• [0040]
    A humectant is added to the composition employed in the process of the invention to help prevent the ink from drying out or crusting in the orifices of the ink jet printhead. Polyhydric alcohol humectants useful in the composition employed in the invention for this purpose include, for example, ethylene glycol, diethylene glycol, triethylene glycol, propylene glycol, tetraethylene glycol, polyethylene glycol, glycerol, 2-methyl-2,4-pentanediol, 1,2,6-hexanetriol and thioglycol. The humectant may be employed in a concentration of from about 10 to about 50% by weight. In a preferred embodiment, diethylene glycol or a mixture of glycerol and diethylene glycol is employed at a concentration of between 10 and 20%. by weight.
  • [0041]
    The ink has physical properties compatible with a wide range of ejecting conditions, i.e., driving voltages and pulse widths for thermal ink jet printing devices, driving frequencies of the piezo element for either a drop-on-demand device or a continuous device, and the shape and size of the nozzle.
  • [0042]
    A penetrant (0-10% by weight) may also be added to the ink composition employed in the process of the invention to help the ink penetrate the receiving substrate, especially when the substrate is a highly sized paper. A preferred penetrant for the inks employed in the present invention is n-propanol at a final concentration of 1-6% by weight.
  • [0043]
    A biocide (0.01-1.0% by weight) may also be added to the ink composition employed in the process of the invention to prevent unwanted microbial growth which may occur in the ink over time. A preferred biocide for the inks employed in the present invention is Proxel® GXL (Zeneca Colours Co.) at a concentration of 0.05-0.5% by weight. Additional additives which may optionally be present in ink jet inks include thickeners, conductivity enhancing agents, anti-kogation agents, drying agents, and defoamers.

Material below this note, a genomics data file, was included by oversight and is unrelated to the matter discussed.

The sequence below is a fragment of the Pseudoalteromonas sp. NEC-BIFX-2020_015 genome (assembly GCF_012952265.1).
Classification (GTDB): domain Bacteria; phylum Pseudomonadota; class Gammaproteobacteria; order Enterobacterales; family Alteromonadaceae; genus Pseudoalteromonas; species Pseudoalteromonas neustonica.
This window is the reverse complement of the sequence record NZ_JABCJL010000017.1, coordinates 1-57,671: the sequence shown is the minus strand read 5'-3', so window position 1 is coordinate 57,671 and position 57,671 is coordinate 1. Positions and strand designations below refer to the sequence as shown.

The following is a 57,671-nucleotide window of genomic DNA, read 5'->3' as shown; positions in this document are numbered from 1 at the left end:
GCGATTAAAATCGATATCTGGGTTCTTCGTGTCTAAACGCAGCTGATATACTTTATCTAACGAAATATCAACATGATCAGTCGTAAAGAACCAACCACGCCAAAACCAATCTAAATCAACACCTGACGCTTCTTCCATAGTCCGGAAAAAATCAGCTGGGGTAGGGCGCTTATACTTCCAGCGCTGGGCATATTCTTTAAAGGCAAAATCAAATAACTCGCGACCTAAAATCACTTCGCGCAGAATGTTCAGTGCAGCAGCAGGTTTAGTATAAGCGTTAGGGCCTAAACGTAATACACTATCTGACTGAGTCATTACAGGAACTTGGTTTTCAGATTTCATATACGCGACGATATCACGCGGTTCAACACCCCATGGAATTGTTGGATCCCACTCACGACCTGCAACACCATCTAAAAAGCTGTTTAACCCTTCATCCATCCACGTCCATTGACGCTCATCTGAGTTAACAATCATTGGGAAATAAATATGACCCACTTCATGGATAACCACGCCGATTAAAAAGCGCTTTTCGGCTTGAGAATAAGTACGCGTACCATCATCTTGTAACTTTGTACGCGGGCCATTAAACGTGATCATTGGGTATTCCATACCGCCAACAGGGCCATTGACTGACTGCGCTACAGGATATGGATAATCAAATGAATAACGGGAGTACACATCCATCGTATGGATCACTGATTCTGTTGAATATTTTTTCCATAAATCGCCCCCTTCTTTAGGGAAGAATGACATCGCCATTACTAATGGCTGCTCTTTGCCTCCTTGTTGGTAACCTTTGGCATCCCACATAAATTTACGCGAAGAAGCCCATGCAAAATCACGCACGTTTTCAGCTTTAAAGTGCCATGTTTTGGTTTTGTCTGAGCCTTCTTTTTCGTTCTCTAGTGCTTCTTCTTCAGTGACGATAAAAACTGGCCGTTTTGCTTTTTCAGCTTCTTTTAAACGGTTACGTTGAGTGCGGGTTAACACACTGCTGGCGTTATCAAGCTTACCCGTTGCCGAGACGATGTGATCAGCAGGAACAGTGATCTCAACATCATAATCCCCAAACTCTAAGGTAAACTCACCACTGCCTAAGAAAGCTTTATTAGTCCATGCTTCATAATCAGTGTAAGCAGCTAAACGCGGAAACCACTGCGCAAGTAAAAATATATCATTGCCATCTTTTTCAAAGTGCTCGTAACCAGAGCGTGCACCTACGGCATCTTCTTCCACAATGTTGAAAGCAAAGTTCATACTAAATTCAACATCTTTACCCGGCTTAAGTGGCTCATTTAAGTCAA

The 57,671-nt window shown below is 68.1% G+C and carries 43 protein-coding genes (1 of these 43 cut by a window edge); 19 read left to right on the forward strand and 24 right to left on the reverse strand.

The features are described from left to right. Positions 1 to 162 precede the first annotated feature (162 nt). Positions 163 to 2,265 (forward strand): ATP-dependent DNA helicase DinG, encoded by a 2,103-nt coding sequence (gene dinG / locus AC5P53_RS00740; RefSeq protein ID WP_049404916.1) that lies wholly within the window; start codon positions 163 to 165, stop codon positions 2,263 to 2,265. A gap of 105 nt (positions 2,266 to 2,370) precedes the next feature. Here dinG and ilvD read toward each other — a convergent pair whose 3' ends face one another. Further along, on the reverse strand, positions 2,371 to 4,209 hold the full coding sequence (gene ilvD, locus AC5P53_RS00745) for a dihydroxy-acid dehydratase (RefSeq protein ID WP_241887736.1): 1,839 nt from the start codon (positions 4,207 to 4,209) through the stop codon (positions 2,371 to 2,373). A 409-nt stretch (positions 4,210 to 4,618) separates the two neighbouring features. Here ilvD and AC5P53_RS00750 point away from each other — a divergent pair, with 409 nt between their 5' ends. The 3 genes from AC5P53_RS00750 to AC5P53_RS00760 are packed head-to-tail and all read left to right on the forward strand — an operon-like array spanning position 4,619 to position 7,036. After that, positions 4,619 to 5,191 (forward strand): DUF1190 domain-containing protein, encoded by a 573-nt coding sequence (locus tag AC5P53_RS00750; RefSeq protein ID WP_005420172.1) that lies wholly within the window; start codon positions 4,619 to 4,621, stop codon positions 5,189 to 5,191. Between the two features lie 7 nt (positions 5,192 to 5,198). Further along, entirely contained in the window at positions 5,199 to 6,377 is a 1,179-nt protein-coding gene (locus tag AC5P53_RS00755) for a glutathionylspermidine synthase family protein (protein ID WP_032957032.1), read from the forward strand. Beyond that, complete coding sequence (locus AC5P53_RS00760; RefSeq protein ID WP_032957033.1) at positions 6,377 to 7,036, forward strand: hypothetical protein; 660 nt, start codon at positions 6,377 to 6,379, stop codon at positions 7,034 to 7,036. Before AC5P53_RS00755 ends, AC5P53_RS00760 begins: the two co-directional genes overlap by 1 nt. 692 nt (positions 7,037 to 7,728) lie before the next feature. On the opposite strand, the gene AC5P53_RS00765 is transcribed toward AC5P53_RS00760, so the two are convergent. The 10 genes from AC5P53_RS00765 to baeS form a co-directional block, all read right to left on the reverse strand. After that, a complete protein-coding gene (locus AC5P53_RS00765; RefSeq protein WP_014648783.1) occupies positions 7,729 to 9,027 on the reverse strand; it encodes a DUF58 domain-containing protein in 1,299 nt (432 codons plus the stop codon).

• [0044]
    Ink jet inks made using water-dispersible polymers employed in this invention are employed in ink jet printing wherein liquid ink drops are applied in a controlled fashion to an ink receiving substrate, by ejecting ink droplets from plurality of nozzles, or orifices, in a print head of ink jet printers.
  • [0045]
    Commercially available ink jet printers use several different methods to control the deposition of the ink droplets. Such methods are generally of two types: continuous stream and drop-on-demand.
  • [0046]
    In drop-on-demand systems, a droplet of ink is ejected from an orifice directly to a position on the ink receiving layer by pressure created by, for example, a piezoelectric device, an acoustic device, or a thermal process controlled in accordance digital data signals. An ink droplet is not generated and ejected through the orifices of the print head unless it is needed. Ink jet printing methods, and related printers, are commercially available and need not be described in detail.
  • [0047]
    The following examples illustrate the utility of the present invention.
  • EXAMPLES Example 1
  • [0048]
    Magenta pigment dispersion was prepared as described below.
  • [0049]
    Magenta Pigment Dispersion (MD)
    Polymeric beads, mean diameter 325 g
    of 50 micron (milling media)
    Quinacridone magenta (Pigment Red 122) 30 g
    from Sun Chemical Co.
    Oleoyl methyl taurine, (OMT) 9 g
    potassium salt
    Deionized water 210.8 g
    Proxel GXL ® 0.2 g
    (biocide from Zeneca)
  • [0050]
    The above components were milled in a 2 liter double walled vessel obtained from BYK-Gardner using a high energy media mill manufactured by Morehouse-Cowles Hochmeyer. The mill was run for approximately 8 hours at room temperature. The dispersion was separated from the milling media by filtering the millgrind through a 4-8 μm KIMAX® Buchner Funnel obtained from VWR Scientific Products.
  • [0051]
    Preparation of Water-Dispersible Polyurethans
  • [0052]
    PU-C1
  • [0053]